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Ralph Neas

GPhA tabs Davis as new CEO

GPhA tabs Davis as new CEO

WASHINGTON — Chester “Chip” Davis has been named president and chief executive officer of the Generic Pharmaceutical Association (GPhA), taking over from Ralph Neas, who is stepping down. GPhA said Wednesday that Davis, previously executive vice president for advocacy and member relations at Pharmaceutical Research and Manufacturers of America (PhRMA), is slated to start in

HHS to eye the pricing of generics

HHS to eye the pricing of generics

WASHINGTON — The federal government is looking into the effect of generic drug price increases on Medicaid. The Office of the Inspector General of the Department of Health and Human Services (HHS) will compare generic price increases between 2005 and 2014 to the inflation rate. The probe comes in response to questions raised about generics

Hamburg to step down as FDA commissioner

WASHINGTON — Dr. Margaret Hamburg, commissioner of the Food and Drug Administration, will step aside next month after nearly six years at the helm of the agency overseeing many of the nation’s most contentious public policy issues and products representing about 20% of every dollar spent by ­consumers. Hamburg, 59, said her decision to step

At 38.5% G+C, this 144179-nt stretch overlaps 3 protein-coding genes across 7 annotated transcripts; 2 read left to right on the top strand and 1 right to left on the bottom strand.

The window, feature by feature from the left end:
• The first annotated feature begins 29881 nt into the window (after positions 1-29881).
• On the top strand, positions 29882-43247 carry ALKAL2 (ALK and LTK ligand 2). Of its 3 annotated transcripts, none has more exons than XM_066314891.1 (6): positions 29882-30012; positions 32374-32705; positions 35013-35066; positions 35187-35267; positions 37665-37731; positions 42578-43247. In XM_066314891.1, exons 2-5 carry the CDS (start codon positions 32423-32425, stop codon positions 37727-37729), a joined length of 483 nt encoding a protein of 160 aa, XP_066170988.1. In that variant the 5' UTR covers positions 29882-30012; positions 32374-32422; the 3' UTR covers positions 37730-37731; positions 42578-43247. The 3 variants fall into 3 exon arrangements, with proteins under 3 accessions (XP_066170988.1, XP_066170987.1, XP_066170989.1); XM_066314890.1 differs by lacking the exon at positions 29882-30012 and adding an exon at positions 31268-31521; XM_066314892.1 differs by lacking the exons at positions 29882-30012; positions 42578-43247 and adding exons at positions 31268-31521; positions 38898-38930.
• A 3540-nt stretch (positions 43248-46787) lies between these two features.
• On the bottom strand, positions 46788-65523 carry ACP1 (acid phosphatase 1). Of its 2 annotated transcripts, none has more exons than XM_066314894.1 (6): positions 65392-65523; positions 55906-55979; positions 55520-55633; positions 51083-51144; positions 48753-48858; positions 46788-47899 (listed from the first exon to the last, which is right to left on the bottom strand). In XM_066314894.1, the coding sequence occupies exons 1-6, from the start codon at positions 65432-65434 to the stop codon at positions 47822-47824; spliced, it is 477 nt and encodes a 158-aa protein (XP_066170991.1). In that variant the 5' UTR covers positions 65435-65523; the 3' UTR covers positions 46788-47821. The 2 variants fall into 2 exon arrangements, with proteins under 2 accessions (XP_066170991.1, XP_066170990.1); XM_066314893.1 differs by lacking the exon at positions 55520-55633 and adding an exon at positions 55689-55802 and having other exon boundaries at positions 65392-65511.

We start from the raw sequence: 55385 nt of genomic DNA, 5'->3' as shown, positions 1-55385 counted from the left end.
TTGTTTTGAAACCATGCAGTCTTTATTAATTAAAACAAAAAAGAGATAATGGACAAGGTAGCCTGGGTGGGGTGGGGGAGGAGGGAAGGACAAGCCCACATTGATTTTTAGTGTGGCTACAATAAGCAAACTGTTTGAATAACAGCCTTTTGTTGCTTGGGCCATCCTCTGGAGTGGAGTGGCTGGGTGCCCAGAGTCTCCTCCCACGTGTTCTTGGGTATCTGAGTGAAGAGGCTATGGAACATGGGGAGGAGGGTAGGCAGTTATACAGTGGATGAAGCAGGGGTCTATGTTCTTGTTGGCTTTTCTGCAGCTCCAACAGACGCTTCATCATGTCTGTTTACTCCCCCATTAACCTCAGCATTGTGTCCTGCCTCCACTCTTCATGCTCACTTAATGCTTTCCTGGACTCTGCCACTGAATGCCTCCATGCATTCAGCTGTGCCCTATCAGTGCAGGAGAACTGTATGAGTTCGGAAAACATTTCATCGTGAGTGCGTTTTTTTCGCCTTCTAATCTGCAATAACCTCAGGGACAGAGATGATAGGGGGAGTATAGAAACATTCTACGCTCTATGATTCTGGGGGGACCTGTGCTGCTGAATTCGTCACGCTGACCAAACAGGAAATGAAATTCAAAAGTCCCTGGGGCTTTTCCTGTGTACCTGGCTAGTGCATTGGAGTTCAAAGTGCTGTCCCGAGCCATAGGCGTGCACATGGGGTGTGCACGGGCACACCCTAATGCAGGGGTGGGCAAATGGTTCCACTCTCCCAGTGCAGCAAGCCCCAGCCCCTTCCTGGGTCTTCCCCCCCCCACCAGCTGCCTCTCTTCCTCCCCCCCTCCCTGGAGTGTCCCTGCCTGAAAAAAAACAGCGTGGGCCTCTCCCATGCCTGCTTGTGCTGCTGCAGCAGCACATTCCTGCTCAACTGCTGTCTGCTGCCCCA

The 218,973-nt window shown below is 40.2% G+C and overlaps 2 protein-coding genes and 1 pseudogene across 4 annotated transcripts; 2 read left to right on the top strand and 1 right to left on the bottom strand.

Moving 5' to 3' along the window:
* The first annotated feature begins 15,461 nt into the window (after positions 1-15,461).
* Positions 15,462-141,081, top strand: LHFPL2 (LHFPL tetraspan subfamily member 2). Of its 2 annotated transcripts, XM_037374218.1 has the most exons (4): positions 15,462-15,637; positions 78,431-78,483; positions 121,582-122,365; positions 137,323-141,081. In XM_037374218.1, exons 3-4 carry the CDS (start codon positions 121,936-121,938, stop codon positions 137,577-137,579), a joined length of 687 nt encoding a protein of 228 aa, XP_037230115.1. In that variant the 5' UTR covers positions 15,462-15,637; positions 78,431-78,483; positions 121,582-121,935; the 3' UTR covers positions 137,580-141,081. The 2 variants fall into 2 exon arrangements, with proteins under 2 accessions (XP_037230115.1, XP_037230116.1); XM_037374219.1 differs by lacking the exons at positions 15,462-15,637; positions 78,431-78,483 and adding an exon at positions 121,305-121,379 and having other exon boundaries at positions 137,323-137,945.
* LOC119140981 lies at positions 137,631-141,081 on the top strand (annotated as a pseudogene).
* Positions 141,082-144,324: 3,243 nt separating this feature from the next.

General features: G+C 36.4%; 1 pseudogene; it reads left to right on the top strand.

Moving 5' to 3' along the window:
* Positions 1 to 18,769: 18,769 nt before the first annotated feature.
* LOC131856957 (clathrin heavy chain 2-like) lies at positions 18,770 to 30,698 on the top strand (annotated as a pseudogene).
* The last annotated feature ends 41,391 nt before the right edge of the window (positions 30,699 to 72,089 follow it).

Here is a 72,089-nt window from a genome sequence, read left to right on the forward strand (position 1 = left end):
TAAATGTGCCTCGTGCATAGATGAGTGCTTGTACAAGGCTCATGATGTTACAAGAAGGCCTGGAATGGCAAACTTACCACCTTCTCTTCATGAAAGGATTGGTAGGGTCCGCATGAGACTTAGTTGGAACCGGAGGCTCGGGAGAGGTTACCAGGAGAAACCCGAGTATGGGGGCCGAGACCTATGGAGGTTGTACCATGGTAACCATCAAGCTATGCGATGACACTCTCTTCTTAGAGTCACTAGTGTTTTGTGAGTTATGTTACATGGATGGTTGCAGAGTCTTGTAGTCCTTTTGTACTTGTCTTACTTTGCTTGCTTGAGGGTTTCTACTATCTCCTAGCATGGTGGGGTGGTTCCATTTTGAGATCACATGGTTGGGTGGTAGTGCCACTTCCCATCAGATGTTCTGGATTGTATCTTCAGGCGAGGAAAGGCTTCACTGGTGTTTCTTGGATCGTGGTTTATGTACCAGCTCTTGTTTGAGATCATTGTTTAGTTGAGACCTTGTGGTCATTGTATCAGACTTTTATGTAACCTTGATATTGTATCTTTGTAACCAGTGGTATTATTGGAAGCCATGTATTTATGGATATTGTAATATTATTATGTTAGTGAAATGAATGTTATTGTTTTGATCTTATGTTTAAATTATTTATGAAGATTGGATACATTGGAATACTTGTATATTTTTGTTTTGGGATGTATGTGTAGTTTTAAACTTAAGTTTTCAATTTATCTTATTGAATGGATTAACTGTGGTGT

Neas to leave GPhA in the autumn

WASHINGTON — Ralph Neas, president and chief executive officer of the Generic Pharmaceutical Association, has announced he will step down from his position in the fall. Neas has led GPhA since September 2011. During his remaining tenure, he will continue to serve as CEO until a successor is named and will work to ensure a

Senate report calls for higher generics usage

WASHINGTON — Providing incentives to prescription drug plan sponsors that increase generic drug use is among recommendations that the Senate Special Committee on Aging unveiled last month in a bipartisan report that focuses on ways to increase the utilization of generics within the Medicare Part D program. The panel also heard about industry issues beyond

Sandoz biosimilar receives backing of FDA panel

WASHINGTON — A Food and Drug Administration panel has recommended that the agency approve what could become the country’s first biosimilar. The panel unanimously urged approval of Sandoz’s filgrastin (Neupogen), a cancer treatment. “This encouraging step forward means that it is very likely now only a question of when, rather than if, filgrastin will be available